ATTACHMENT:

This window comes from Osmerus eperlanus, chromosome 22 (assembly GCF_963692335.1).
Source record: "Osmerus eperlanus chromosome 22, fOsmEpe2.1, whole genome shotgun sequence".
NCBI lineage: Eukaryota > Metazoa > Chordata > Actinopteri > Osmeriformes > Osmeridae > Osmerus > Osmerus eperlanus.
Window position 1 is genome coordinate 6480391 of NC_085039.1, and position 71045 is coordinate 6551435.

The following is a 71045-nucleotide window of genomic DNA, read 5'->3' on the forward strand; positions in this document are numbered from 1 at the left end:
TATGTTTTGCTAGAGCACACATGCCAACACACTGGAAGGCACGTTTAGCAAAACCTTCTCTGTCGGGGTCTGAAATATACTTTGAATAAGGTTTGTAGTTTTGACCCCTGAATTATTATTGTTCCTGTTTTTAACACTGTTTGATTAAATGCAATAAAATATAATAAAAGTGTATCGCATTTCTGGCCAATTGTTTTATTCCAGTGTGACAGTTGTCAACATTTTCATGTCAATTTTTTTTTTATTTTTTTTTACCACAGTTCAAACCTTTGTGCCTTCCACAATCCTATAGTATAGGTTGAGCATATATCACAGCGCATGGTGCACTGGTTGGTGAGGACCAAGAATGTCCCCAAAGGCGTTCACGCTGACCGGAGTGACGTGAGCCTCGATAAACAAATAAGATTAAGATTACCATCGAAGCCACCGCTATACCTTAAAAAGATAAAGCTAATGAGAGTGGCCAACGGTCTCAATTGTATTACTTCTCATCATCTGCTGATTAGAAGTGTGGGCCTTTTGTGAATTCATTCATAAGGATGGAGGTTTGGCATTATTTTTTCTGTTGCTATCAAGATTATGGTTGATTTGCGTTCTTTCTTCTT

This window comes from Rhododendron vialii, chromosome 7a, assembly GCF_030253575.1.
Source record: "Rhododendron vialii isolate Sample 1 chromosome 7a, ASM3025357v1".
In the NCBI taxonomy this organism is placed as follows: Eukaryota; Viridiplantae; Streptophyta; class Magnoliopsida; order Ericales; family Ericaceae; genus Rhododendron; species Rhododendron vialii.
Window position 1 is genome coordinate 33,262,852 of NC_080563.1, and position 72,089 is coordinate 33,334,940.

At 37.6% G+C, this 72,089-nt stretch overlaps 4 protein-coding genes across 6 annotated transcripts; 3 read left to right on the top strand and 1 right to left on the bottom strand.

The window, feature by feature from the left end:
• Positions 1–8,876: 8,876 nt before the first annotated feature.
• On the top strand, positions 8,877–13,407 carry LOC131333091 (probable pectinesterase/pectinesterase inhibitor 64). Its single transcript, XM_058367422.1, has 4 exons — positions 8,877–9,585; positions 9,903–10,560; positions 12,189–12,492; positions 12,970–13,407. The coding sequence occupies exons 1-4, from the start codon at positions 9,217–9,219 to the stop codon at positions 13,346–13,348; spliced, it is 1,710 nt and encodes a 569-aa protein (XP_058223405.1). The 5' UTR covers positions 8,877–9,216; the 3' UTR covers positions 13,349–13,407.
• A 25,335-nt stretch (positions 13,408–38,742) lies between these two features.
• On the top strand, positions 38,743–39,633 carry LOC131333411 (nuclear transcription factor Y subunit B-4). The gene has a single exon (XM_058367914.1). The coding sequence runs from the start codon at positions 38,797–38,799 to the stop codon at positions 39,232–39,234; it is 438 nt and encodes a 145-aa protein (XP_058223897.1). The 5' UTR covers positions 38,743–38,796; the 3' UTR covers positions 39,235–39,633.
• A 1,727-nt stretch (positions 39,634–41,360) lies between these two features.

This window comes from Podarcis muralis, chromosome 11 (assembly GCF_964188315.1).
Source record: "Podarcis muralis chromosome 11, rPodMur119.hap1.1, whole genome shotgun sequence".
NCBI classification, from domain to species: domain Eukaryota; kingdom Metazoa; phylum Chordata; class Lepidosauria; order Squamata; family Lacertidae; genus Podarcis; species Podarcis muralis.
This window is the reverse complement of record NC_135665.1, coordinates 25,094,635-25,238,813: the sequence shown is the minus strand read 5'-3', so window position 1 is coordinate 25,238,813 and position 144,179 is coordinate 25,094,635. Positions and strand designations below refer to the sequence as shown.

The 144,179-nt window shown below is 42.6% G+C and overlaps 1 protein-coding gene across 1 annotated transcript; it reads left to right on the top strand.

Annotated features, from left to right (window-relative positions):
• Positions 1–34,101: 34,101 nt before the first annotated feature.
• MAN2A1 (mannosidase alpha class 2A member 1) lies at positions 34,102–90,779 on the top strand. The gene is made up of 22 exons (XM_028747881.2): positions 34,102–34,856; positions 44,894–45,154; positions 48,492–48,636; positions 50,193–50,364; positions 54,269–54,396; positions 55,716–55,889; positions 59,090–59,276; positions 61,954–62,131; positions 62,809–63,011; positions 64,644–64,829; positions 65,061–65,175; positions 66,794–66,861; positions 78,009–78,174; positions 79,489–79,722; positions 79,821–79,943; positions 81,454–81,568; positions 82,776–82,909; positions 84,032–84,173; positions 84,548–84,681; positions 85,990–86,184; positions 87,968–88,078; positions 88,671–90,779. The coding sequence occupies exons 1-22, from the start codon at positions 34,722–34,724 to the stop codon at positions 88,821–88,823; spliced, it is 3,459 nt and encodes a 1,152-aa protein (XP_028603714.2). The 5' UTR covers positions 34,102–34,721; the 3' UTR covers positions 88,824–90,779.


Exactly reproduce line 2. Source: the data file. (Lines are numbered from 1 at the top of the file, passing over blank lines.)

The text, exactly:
Source record: "Osmerus eperlanus chromosome 22, fOsmEpe2.1, whole genome shotgun sequence".